Joining both online and in person, over 110 participants attended the Committee on World Food Security (CFS) side event on 12 October 2022, at which a panel of experts discussed human rights violations in global land acquisitions and agricultural supply chains. Still frequently occurring, these violations have triggered a range of responses by different actors at various levels, including global frameworks such as the “Principles for Responsible Investment in Agriculture and Food Systems” (CFS-RAI) and the “Voluntary guidelines on the responsible governance of tenure of land, fisheries and forests in the context of national food security” (VGGT), voluntary private sector initiatives, mandatory human rights due diligence (HRDD) legislation, transparency initiatives, and local resistance supported by advocacy efforts at national, regional, and global levels.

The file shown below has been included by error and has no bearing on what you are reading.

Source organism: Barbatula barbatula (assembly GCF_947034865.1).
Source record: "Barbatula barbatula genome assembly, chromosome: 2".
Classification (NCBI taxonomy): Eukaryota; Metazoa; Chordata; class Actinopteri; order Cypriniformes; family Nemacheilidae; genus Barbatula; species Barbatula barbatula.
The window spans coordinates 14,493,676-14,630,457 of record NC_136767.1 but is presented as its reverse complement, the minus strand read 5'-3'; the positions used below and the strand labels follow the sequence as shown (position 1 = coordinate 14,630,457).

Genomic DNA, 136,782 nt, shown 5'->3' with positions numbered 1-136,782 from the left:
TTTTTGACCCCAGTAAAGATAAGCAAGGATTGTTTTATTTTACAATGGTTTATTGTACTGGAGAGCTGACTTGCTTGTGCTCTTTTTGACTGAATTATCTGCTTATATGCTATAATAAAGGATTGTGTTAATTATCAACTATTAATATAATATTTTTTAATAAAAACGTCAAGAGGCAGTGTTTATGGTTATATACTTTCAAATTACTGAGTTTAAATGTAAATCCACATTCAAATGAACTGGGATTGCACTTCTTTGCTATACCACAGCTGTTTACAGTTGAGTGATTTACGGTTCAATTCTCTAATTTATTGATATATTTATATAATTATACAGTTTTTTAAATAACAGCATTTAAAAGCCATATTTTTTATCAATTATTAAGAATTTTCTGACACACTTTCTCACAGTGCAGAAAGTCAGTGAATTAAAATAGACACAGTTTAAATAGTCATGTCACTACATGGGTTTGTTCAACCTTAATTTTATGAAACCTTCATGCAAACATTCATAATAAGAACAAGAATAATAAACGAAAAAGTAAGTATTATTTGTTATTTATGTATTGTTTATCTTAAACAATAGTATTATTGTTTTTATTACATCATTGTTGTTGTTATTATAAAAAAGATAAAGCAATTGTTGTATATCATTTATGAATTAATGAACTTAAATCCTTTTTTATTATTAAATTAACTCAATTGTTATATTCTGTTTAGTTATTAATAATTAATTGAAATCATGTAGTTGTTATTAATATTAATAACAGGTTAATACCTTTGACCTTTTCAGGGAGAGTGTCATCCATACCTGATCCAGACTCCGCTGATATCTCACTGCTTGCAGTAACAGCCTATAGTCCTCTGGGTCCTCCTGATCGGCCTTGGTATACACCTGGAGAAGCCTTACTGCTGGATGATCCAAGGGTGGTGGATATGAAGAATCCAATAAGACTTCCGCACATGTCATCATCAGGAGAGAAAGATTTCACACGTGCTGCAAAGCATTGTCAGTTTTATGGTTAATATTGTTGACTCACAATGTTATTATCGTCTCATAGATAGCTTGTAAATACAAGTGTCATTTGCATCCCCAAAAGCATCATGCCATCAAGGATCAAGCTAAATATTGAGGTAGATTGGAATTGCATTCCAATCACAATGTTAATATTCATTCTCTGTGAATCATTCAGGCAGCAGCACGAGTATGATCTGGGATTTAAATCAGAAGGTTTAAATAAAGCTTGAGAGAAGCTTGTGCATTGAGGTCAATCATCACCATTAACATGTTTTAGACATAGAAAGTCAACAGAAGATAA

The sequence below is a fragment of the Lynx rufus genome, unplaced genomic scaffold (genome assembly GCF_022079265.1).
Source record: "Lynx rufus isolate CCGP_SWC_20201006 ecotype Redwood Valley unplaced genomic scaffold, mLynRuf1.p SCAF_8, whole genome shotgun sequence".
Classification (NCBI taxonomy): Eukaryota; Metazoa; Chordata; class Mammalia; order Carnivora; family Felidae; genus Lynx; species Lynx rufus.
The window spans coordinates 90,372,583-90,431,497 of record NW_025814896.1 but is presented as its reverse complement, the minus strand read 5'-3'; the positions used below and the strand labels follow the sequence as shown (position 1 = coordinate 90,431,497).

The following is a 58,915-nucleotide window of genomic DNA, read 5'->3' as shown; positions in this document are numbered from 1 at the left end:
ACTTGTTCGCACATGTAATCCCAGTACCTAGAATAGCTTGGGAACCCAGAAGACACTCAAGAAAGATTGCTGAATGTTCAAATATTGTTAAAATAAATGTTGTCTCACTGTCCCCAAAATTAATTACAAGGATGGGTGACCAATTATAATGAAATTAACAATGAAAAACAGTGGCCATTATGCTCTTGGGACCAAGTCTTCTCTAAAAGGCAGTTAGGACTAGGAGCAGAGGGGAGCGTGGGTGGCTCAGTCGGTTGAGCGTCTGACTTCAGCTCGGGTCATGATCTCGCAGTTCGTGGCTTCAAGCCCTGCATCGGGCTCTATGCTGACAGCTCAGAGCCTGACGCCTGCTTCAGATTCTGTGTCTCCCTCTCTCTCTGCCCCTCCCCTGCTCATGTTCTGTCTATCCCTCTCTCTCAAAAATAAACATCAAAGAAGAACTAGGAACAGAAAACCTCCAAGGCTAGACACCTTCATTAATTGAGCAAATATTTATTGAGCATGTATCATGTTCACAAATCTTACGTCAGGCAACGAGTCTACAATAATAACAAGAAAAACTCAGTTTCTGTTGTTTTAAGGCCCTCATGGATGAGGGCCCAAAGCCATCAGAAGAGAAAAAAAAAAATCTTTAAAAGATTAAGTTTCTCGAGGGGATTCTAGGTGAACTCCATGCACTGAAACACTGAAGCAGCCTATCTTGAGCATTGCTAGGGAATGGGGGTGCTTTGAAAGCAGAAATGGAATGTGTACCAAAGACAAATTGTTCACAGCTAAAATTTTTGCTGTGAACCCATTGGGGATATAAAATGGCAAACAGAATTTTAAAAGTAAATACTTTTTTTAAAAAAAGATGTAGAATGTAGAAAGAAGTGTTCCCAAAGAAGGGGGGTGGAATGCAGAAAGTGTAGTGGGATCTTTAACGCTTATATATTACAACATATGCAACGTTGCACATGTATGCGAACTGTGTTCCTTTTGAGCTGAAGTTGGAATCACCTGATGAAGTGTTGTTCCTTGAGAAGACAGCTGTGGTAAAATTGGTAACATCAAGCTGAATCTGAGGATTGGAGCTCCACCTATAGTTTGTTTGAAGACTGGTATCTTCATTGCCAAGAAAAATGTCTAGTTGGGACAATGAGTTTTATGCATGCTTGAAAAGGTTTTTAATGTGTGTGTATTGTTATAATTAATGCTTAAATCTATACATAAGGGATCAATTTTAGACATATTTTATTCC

Kicking off the panel, Alfred Brownell, an internationally recognised environmental rights activist and lawyer from Liberia and member of Alliance for Land, Indigenous & Environmental Defenders (ALLIED), described his own experiences in dealing with environmental and human rights violations in the wake of large-scale land acquisitions (LSLAs) for palm oil production in Liberia. He highlighted that while only a few companies were involved in the very substantial land investments, the complex investor networks made it difficult to hold them accountable. Despite these challenges, he started to mobilise local communities and explore legal channels, including filing a complaint with the Roundtable on Sustainable Palm Oil (RSPO). Ultimately, this complaint successfully prevented the further encroachment on forests and the harassment of local communities. The next speaker, Esther Penunia, Secretary General of the Asian Farmers’ Association for Sustainable Rural Development (AFA), supported Brownell’s view on the importance of local resistance, emphasising that action by farmers, fishers, indigenous people, and local communities that lobby at different levels of the government in combination with transparent data are key to improve human and land rights outcomes. Dirk Meyer, Director-General at the Federal Ministry for Economic Cooperation and Development (BMZ) in Germany, added that not only is local advocacy needed, but better regulations in consumer countries as well. He reported considerable progress to regulate supply chains, both at national and EU level, for instance the Act on Corporate Due Diligence in Supply Chains passed by Germany in 2021, which will enter into force at the beginning of 2023. The Act’s objective is to improve protection by defining due diligence standards for large companies that are based in Germany and operating across the world. In addition, under the German Presidency, in 2020 the EU started a process for an EU Directive on Corporate Sustainability Due Diligence.